Creating Factory Constructors for enums with Dart 2.17's enhanced enums | okaryo.log

Creating Factory Constructors for enums with Dart 2.17's enhanced enums



Recently, I’ve been developing a Flutter application personally, and I found myself in a situation where I wanted to generate an enum from a string.

Previously, I defined methods for enums using Extensions. However, remembering that enums were enhanced in Dart 2.17, I researched and found that it was possible to achieve this without Extensions. I wanted to summarize this for personal reference.

Enhanced enums

What are enhanced enums?

First, let’s briefly touch on enhanced enums. Borrowing code from the official page, enhanced enums allow you to define instance variables, methods, and constructors within the enum itself, as shown below:

enum Vehicle implements Comparable<Vehicle> {
  car(tires: 4, passengers: 5, carbonPerKilometer: 400),
  bus(tires: 6, passengers: 50, carbonPerKilometer: 800),
  bicycle(tires: 2, passengers: 1, carbonPerKilometer: 0);

  const Vehicle({
    required this.tires,
    required this.passengers,
    required this.carbonPerKilometer,

  final int tires;
  final int passengers;
  final int carbonPerKilometer;

  int get carbonFootprint => (carbonPerKilometer / passengers).round();

  int compareTo(Vehicle other) => carbonFootprint - other.carbonFootprint;

However, there are some constraints:

  • Instance variables must be final.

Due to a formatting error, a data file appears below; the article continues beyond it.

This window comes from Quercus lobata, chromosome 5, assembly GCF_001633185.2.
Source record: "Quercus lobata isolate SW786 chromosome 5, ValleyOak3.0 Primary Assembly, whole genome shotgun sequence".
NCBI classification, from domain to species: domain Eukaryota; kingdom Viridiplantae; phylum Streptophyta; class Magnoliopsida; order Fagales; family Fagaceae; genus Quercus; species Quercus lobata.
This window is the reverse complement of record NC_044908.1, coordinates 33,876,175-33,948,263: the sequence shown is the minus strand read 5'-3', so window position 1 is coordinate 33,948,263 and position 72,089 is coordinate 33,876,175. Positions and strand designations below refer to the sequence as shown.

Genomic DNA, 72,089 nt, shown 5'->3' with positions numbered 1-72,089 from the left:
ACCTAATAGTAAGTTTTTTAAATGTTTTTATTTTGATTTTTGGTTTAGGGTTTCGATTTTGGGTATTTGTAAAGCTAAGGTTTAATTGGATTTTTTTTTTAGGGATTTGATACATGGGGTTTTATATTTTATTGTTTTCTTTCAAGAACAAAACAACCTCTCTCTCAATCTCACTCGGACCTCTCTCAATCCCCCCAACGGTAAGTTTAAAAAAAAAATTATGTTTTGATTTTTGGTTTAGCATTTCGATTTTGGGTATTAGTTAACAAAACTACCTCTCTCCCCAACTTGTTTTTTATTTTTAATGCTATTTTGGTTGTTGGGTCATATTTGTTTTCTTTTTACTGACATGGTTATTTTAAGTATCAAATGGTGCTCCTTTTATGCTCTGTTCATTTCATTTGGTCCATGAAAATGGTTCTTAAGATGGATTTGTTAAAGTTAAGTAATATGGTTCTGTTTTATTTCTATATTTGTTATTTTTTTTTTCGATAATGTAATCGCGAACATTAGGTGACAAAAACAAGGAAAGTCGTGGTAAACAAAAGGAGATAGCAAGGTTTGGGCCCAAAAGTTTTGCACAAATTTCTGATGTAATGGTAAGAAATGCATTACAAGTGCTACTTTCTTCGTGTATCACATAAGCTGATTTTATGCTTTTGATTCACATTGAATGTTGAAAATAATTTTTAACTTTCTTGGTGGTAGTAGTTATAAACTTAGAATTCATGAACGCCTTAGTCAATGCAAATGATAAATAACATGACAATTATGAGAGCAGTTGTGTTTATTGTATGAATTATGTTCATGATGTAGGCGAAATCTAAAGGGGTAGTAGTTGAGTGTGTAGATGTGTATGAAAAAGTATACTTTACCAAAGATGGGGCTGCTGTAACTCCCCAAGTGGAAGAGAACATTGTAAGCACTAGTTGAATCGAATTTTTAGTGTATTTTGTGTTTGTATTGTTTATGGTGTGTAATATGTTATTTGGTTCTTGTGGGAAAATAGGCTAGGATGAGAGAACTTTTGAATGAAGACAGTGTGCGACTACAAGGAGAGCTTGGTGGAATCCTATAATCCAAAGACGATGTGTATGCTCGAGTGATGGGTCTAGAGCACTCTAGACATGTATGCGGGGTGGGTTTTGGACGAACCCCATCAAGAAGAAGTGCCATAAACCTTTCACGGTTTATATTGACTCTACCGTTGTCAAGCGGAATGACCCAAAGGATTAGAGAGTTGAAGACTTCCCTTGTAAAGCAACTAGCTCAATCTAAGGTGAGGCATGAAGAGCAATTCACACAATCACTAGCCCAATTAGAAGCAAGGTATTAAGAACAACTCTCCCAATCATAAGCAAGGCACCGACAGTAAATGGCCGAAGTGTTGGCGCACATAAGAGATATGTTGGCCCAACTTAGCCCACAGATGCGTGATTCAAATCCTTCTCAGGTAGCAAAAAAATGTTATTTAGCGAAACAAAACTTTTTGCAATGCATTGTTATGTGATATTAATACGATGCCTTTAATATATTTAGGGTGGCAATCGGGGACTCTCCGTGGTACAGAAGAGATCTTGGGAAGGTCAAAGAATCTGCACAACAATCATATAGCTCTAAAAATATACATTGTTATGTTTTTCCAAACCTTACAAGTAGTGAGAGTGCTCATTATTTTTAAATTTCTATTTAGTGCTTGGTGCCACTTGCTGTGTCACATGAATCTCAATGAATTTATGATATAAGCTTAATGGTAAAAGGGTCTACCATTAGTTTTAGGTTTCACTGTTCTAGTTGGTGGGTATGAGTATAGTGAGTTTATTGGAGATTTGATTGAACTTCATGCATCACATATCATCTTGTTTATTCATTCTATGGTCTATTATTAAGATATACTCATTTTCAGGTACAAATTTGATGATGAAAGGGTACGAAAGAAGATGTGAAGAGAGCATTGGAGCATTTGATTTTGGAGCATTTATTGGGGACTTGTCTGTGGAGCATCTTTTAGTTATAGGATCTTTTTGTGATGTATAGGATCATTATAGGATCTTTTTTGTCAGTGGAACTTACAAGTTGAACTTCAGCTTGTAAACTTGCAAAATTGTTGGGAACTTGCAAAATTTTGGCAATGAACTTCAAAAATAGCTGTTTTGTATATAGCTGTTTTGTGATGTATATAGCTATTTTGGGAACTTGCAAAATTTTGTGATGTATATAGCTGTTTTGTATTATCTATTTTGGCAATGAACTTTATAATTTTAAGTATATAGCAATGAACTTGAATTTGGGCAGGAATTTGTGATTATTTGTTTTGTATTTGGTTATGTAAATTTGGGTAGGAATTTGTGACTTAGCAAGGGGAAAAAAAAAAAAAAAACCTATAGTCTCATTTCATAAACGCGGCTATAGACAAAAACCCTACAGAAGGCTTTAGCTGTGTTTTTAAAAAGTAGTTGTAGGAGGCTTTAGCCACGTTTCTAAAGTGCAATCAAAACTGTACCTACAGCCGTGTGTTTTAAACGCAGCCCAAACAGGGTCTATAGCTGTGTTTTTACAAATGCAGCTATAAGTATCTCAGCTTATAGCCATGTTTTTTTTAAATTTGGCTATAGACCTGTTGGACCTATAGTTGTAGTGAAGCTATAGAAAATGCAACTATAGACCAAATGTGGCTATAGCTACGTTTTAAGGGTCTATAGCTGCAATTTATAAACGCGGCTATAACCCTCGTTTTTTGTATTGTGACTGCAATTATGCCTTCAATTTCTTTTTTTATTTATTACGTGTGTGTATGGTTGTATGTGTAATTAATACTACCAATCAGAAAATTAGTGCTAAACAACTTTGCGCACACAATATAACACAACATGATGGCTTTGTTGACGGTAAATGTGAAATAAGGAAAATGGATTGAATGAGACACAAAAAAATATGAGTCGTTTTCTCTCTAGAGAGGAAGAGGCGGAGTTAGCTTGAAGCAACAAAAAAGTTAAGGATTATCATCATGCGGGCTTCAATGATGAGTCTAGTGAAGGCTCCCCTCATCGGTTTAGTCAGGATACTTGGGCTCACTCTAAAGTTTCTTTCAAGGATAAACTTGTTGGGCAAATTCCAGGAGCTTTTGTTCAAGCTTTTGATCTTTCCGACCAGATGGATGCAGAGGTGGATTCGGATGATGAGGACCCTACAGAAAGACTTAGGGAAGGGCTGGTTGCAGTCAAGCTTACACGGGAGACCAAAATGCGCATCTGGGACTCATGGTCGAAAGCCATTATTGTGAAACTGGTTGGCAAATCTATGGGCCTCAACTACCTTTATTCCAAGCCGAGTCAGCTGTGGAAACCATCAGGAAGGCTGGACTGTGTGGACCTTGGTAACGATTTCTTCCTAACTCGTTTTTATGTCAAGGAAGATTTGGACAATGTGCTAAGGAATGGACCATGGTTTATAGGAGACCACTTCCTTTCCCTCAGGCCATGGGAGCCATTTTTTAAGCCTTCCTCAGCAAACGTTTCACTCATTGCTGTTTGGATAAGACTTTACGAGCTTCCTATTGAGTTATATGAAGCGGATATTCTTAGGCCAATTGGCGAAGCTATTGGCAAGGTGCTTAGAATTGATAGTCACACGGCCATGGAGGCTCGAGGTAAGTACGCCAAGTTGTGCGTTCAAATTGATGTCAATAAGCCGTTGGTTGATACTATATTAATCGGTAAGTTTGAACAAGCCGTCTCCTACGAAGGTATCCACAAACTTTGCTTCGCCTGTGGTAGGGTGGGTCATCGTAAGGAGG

• Generative constructors must be const.
  • Factory constructors must return a defined enum (cannot return null).
  • Extending other classes is not allowed.
  • Overriding index, hashCode, or == is not possible.
  • Members named values cannot be defined (to avoid conflict with auto-generated members by enum).
  • At least one instance must be defined at the beginning of the declaration.

Factory Constructor

While the official page doesn’t provide an example, Factory constructors can also be defined:

enum Color {
  none; // Note the semicolon!

  factory Color.from(String value) {
    switch (value) {
      case 'red':
        return Color.red;
      case 'blue':
        return Color.blue;
        return Color.none;

Color.from('red') // Returns Color.red

Due to the constraints of enhanced enums, it’s not possible to return null. Hence, it’s crucial to provide some sort of handling (like throwing an error or returning a dedicated enum) for unexpected arguments.


Enums have become much more convenient with enhanced enums. I look forward to using them more frequently and updating my existing code accordingly.

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